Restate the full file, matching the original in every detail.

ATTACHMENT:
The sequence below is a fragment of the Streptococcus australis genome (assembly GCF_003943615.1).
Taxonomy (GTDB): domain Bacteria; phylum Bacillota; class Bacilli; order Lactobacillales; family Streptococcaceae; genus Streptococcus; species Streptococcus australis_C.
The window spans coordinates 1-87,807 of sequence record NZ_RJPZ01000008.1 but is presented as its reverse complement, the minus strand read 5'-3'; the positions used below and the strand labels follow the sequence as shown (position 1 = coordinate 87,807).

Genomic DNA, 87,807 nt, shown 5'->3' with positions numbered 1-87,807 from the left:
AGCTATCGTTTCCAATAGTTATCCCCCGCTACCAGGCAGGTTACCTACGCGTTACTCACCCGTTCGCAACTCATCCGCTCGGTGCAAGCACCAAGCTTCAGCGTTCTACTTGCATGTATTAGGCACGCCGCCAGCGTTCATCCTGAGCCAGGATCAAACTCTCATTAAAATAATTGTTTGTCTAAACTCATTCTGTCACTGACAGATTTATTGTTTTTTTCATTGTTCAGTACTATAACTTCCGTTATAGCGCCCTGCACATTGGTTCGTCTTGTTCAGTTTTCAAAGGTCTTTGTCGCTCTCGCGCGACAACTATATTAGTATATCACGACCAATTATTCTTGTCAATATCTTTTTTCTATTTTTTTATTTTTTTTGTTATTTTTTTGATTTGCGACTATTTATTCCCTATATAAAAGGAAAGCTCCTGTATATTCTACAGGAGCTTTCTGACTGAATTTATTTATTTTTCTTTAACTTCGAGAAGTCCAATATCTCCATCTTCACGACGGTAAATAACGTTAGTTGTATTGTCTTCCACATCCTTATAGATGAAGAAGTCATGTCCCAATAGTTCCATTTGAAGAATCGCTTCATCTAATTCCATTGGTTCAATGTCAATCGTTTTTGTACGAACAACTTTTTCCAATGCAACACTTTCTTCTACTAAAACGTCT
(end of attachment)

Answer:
The sequence below is a fragment of the Streptococcus australis genome (assembly GCF_003943615.1).
Taxonomy (GTDB): domain Bacteria; phylum Bacillota; class Bacilli; order Lactobacillales; family Streptococcaceae; genus Streptococcus; species Streptococcus australis_C.
The window spans coordinates 1-87,807 of sequence record NZ_RJPZ01000008.1 but is presented as its reverse complement, the minus strand read 5'-3'; the positions used below and the strand labels follow the sequence as shown (position 1 = coordinate 87,807).

Genomic DNA, 87,807 nt, shown 5'->3' with positions numbered 1-87,807 from the left:
AGCTATCGTTTCCAATAGTTATCCCCCGCTACCAGGCAGGTTACCTACGCGTTACTCACCCGTTCGCAACTCATCCGCTCGGTGCAAGCACCAAGCTTCAGCGTTCTACTTGCATGTATTAGGCACGCCGCCAGCGTTCATCCTGAGCCAGGATCAAACTCTCATTAAAATAATTGTTTGTCTAAACTCATTCTGTCACTGACAGATTTATTGTTTTTTTCATTGTTCAGTACTATAACTTCCGTTATAGCGCCCTGCACATTGGTTCGTCTTGTTCAGTTTTCAAAGGTCTTTGTCGCTCTCGCGCGACAACTATATTAGTATATCACGACCAATTATTCTTGTCAATATCTTTTTTCTATTTTTTTATTTTTTTTGTTATTTTTTTGATTTGCGACTATTTATTCCCTATATAAAAGGAAAGCTCCTGTATATTCTACAGGAGCTTTCTGACTGAATTTATTTATTTTTCTTTAACTTCGAGAAGTCCAATATCTCCATCTTCACGACGGTAAATAACGTTAGTTGTATTGTCTTCCACATCCTTATAGATGAAGAAGTCATGTCCCAATAGTTCCATTTGAAGAATCGCTTCATCTAATTCCATTGGTTCAATGTCAATCGTTTTTGTACGAACAACTTTTTCCAATGCAACACTTTCTTCTACTAAAACGTCT